What is the deadliest animal in America? And is the best predator the deadliest, or the most beneficial?
Deadliest Animal in America
What is the deadliest animal in America?
Sharks? They kill about 1 person a year.
Bears? About the same.
Alligators? The same.
Snakes? About 6 people a year.
Dogs? Getting warmer, about 30 people a year die in the U.S. from dogs. That’s still not enough to make dogs the deadliest animal in America.
But don’t forget, there are many ways to die. Not all animals are predators, and not all kill their victims the same way; snakes kill people, but not from trauma, and not to eat them. Like the snake, the black widow spider kills by venom, but almost no one in the U.S. dies from black widow envenomations. Now think beyond trauma and poison. A hint: allergic reactions.
About 60 people die in the U.S. each year from insects: bees, wasps, hornets, and occasionally, our beloved fire ants. But that’s still not the answer.
The deadliest animal in America? Over 100 people die each year from deer, in over 1M collisions with motor vehicles. Beyond the deaths, deer are also costly. At over $3,000 in damage per vehicle collision, deer cost over $3B in damage and injury. They are responsible for another billion or so in agricultural damage.
From the picture, you might have imagined that wolves are the deadliest animal in America. Wolves are actually quite shy, and avoid humans. They kill fewer people than snakes.
And there simply aren’t that many wolves in the lower 48 states. In the 19th century, the contiguous United States might have supported a half-million wolves. Today? A little over 5,000 remain, perhaps 1% of their previous numbers.
Which is why deer are so deadly.
Wolves previously hunted all manner of animals, but deer were among their favorite prey. Wolves and other large predators (bear, wildcats, cougar, coyotes) kept deer populations under control, at levels that were within the healthy limits of the deer’s food supply.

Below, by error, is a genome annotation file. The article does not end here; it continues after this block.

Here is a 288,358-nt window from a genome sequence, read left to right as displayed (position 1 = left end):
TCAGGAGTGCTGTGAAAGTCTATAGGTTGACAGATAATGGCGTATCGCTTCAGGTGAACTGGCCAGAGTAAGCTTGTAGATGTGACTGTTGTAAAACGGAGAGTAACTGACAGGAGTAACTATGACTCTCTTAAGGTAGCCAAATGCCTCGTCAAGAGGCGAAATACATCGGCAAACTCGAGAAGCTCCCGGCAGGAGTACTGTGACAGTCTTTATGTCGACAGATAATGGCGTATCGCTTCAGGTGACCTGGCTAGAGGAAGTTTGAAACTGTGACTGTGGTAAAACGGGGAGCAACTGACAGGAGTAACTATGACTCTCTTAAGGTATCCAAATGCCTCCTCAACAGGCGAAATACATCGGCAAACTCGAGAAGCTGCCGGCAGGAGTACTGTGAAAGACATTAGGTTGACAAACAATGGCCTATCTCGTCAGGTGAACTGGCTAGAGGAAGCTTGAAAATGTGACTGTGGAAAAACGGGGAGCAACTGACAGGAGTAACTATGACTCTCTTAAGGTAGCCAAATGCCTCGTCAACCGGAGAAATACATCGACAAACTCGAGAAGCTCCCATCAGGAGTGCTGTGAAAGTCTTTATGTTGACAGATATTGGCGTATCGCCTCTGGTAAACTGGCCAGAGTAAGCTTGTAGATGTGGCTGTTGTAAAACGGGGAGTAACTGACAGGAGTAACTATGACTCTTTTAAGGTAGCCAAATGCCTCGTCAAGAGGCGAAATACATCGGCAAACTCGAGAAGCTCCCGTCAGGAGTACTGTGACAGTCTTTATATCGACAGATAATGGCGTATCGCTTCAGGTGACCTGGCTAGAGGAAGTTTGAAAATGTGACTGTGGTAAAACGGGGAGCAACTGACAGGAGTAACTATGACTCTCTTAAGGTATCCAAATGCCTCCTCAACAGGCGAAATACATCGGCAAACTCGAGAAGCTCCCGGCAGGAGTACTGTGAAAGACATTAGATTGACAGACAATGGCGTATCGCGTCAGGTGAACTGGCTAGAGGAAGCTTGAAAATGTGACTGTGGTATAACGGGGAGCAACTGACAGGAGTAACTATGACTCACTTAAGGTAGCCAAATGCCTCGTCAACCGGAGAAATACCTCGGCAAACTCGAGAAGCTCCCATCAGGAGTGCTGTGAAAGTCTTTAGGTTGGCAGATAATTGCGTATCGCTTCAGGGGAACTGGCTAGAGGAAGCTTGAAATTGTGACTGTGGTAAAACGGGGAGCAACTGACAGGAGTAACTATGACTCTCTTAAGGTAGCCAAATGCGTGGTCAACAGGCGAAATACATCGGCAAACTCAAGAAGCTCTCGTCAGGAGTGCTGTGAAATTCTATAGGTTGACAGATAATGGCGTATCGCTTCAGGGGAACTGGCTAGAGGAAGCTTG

Over 100 years ago, however, humans began hunting wolves and other predators, partly out of personal safety concerns, but also to provide more deer for people to hunt. And 100 years ago, dear were an important part of the American diet.
Far fewer people hunt today, and almost none of them rely on deer as a significant source of food. So deer face fewer predators, human, wolf, and others. Not surprisingly, their numbers have exploded. That’s why they are now killing us. They’re everywhere. However, this would appear to be quite fortunate for the deer.
If biological success is surviving and reproducing, it is always an illusory thing, because it is always temporary. Populations may briefly expand but either predators will expand along with them and contain their numbers, and the numbers will stabilize. The success will be short-lived.
If, however, predators do not expand with the prey population, then they will outstrip their food supply. Which is catastrophic.
That is what happened with deer. Today, in forests where there are few natural predators, and few human hunters, deer strip the forests not only of grasses and shrubs, but of all seedlings. Imagine a city with only older adults around; it would be quieter, more peaceful, probably more ‘civilized’. Those niceties, however, would be tefmporary. Without children, the city is doomed.
As is the forest. Stripped of brush, the forest is beautiful to stroll through, but it is equally doomed. When the old trees die, there will be nothing to replace them. The deer will continue to kill seedlings as fast as they appear.